Review: Ida


Mother Superior calls Ida to her office. Ida is informed that she must visit her mother’s sister before she takes her final vows. Ida didn’t know she had any relatives, much less an aunt.

Ida had been left with a priest who had placed her as an infant at the convent before her memory began. At 18 she sleeps with a picture of Jesus clasped to her heart, as Christ Himself holds his own hand to his glowing chest.

A scene from Pawel Pawlikowski's award-winning Ida.Ida does not know life outside the gray, bleak walls of the Catholic convent. The black and white cinematography with frigid snow scenes parallels the mute convent community that prays, works and eats in silence.

Then she meets Aunt Wanda, a judge with a perfunctory personality, promiscuous appetite for men and grief-stricken past. The first thing Ida asks is why her aunt allowed her to be brought up as an orphan in a convent. Wanda frankly tells her she didn’t want her. Then, she adds off-handedly that Ida was born a Jew.

At some point, the sophisticated, chain-smoking, alcoholic Judge Wanda asks the innocent Catholic novitiate something like this: “How can you make an honest choice to take your vows if you don’t know what life outside is like?Where is the sacrifice?”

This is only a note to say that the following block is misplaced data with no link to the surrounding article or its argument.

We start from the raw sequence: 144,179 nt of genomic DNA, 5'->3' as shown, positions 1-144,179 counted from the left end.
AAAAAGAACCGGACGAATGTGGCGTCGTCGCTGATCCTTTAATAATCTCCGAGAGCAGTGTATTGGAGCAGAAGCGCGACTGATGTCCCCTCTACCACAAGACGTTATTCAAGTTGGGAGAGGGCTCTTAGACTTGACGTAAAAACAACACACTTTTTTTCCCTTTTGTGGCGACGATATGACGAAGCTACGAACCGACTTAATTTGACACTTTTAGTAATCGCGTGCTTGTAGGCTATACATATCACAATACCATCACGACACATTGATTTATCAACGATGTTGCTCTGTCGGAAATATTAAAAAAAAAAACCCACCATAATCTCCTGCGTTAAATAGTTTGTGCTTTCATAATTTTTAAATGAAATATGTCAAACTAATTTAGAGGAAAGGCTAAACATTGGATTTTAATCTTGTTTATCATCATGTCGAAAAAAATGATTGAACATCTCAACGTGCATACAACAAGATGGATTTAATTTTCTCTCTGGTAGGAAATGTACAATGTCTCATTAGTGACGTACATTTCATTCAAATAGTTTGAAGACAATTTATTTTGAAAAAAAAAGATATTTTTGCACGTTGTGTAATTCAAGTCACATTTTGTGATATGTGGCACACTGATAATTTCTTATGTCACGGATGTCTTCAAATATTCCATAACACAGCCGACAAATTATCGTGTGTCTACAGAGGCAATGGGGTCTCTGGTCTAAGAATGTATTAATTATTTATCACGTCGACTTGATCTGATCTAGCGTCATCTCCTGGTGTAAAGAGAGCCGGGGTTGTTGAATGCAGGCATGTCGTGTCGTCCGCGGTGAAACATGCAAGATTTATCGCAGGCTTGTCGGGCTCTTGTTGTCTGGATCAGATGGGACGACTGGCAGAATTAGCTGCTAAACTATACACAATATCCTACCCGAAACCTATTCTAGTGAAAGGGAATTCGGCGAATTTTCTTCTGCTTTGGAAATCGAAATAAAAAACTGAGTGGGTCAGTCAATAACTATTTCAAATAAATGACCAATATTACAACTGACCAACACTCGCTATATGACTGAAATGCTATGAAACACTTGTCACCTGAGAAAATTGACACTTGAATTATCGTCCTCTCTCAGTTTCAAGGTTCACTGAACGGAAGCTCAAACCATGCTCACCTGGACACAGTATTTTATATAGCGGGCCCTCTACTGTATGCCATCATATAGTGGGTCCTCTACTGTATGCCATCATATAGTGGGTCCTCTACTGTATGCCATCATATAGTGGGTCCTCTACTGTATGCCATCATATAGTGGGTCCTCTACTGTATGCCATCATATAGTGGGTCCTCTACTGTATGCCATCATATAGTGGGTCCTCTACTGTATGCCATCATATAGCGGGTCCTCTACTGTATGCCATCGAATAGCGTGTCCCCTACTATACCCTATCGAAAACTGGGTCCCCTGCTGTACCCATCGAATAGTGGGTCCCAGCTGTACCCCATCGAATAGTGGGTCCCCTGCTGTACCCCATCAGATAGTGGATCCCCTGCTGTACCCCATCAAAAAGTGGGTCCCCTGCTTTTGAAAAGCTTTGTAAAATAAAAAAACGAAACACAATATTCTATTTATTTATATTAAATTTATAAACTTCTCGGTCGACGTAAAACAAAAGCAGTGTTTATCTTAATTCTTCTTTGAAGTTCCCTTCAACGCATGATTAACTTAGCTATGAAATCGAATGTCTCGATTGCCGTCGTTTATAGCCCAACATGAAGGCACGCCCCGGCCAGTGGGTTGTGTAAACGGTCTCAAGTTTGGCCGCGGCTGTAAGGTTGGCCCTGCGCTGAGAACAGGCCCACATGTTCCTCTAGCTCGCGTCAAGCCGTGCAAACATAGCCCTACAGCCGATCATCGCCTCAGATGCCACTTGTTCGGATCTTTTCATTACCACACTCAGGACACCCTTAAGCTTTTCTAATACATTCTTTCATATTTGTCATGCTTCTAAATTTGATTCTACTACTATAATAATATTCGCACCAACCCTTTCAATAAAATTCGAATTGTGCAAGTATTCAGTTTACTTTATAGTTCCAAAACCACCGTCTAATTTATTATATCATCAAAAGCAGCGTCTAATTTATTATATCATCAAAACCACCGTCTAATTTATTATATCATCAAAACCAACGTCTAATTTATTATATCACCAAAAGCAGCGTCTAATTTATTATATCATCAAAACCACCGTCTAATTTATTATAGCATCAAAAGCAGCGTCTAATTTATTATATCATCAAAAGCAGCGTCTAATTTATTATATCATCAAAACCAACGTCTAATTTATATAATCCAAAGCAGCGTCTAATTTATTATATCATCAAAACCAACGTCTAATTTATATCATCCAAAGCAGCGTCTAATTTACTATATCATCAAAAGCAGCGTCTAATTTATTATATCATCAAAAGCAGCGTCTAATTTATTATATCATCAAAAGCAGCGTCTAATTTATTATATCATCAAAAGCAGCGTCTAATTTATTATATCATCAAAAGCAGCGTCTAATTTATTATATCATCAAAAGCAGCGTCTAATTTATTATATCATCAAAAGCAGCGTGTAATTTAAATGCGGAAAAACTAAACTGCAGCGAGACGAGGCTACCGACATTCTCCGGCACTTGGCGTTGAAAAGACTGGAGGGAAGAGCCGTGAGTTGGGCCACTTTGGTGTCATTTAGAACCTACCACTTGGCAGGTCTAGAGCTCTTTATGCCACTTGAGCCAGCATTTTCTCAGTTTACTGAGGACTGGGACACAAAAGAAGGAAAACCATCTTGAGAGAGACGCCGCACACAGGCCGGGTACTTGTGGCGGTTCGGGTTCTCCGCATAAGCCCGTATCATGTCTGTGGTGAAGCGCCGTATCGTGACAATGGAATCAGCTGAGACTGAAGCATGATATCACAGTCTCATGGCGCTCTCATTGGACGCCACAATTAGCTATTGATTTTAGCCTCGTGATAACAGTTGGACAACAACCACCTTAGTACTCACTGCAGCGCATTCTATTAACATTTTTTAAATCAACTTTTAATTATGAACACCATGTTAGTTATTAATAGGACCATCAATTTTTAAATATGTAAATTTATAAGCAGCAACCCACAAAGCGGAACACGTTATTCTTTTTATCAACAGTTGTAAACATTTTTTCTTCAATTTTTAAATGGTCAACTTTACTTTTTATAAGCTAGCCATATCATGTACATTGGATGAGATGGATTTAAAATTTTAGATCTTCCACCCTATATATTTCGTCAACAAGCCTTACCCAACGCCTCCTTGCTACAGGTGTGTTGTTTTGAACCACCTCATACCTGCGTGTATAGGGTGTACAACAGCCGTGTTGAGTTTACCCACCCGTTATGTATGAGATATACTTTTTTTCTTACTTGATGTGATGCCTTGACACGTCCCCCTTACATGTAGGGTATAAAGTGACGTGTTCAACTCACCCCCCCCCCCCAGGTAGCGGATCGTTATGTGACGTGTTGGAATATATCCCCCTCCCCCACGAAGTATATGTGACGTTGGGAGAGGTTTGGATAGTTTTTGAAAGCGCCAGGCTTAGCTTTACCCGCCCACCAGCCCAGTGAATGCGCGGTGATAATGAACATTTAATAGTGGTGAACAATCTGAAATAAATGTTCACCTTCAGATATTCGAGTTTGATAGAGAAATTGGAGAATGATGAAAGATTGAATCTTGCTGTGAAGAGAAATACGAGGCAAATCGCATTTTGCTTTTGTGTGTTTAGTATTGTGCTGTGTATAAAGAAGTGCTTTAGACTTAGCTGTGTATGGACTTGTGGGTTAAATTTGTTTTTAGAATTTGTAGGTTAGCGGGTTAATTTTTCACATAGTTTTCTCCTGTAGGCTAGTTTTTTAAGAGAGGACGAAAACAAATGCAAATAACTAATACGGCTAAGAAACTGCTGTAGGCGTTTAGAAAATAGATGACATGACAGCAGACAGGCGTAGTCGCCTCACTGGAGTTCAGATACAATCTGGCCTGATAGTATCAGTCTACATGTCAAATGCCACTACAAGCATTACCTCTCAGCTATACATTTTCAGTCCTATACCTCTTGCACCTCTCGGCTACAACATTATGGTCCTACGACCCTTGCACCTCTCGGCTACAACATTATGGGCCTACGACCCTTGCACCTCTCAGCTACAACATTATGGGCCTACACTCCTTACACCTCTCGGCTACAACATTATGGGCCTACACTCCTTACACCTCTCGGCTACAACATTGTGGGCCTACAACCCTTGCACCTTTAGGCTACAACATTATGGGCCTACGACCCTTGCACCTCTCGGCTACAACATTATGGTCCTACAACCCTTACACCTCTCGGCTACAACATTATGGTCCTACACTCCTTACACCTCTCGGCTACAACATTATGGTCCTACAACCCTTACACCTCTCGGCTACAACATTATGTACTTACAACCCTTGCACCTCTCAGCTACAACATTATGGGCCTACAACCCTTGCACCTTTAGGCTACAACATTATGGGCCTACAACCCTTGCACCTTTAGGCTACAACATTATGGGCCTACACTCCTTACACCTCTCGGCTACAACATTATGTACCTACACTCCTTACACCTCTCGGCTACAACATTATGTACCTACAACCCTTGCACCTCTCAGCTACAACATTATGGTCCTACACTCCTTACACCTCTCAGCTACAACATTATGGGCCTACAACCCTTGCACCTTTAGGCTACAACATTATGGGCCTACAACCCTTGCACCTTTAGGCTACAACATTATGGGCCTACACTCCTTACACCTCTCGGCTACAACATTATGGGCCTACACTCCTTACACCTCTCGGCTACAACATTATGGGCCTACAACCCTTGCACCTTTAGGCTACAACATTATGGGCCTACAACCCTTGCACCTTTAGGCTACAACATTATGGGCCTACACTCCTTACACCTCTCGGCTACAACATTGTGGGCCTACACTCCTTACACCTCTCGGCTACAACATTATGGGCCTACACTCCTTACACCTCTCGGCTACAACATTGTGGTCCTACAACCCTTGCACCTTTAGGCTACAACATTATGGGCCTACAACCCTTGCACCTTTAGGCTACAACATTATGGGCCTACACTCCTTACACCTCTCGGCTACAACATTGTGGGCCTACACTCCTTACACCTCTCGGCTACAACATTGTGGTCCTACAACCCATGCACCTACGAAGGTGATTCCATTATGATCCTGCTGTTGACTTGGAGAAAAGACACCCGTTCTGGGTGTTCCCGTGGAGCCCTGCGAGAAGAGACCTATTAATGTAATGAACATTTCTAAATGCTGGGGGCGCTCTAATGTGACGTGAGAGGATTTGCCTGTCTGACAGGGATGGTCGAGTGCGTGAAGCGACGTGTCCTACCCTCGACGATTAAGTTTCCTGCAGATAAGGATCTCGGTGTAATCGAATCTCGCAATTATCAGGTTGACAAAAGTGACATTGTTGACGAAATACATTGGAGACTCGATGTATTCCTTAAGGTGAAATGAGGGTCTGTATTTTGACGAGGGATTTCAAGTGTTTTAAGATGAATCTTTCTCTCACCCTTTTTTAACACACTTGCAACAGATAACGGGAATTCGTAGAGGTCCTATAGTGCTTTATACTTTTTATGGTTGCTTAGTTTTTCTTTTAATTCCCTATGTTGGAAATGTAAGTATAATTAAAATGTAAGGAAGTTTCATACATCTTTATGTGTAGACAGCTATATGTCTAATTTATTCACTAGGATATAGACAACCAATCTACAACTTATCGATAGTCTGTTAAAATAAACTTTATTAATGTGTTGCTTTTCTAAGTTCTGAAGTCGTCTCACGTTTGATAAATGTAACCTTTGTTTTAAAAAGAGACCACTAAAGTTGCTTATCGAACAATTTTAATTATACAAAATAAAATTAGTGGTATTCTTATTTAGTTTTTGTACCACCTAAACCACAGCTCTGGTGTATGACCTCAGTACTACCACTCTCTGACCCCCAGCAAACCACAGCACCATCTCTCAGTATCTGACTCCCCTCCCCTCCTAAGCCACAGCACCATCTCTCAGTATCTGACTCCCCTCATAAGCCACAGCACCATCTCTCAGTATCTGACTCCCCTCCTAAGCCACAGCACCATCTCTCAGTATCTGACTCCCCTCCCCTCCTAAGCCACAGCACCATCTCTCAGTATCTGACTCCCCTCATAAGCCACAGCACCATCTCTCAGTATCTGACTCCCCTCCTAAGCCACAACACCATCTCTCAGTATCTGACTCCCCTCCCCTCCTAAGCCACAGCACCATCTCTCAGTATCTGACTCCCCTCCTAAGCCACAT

Writer/Director Pawel Pawlikowski, educated at Oxford, is a brilliant, sensitive storyteller. “Ida” takes place in rural Poland in 1962, where Ida is a devout Catholic. The film’s black and white coloring corresponds to the life’s extremes, perhaps equally as bleak, juxtaposed in this award-winning, highly regarded film.

Life is typified with two distinct paths. The secular world has its music, clubs and dancing as well as its indulgences in alcoholism, passion, smoking and cruelty. Ida’s insular, protected convent has a spiritual life of prayer and devotion in regulated silence withlittle risk or variation.

Which life will Ida choose? What life would you choose?

Many of you have to admit that there are aspects of the monastic life that are appealing. You are part of a community devoted to prayer and taking care of each other. Outside of societal pressures, work demands and romantic challenges, you might be insulated in an idyllic cocoon of idealism, solid commitment and positivity.

As her visit with her aunt marches forward, both Ida and Wanda learn what became of their family during WWII. How they each decide to process and react to this information leads to the transfixing denouement of Pawlikowski’s masterpiece.

The writer/director examines life, the role of religious commitment and choices. What corrupts life? What corrupts people? Are there ways to truly escape our own corrupt nature?

“Ida” was screened at the 2014 Seattle International Film Festival on May 16 and May 21, 2014. Critics are hailing it as a must-see and I don’t disagree. It is a beautiful, intelligent, tender examination of life and choice.


Writer/Director: PaweĊ‚ Pawlikowski
Co-Writer: Rebecca Lenkiewicz
Cast: Agata Kulesza, Agata Trzebuchowska, Dawid Ogrodnik, Jerzy Trela and Adam Szyszkowski
Runtime: 80 minutes
Country: Poland
Language: Polish with English subtitles
MPAA rating: PG-13
Cinematography: Ryszard Lenczewski and Lukasz Zal
Release date: May 2, 2014 (USA)
Awards: Polish Academy Award for Best Film, Polish Academy Award for Best Actress, Polish Academy Award for Best Director, Polish Academy Award for Best Editing, American Society of Cinematographers Spotlight Award

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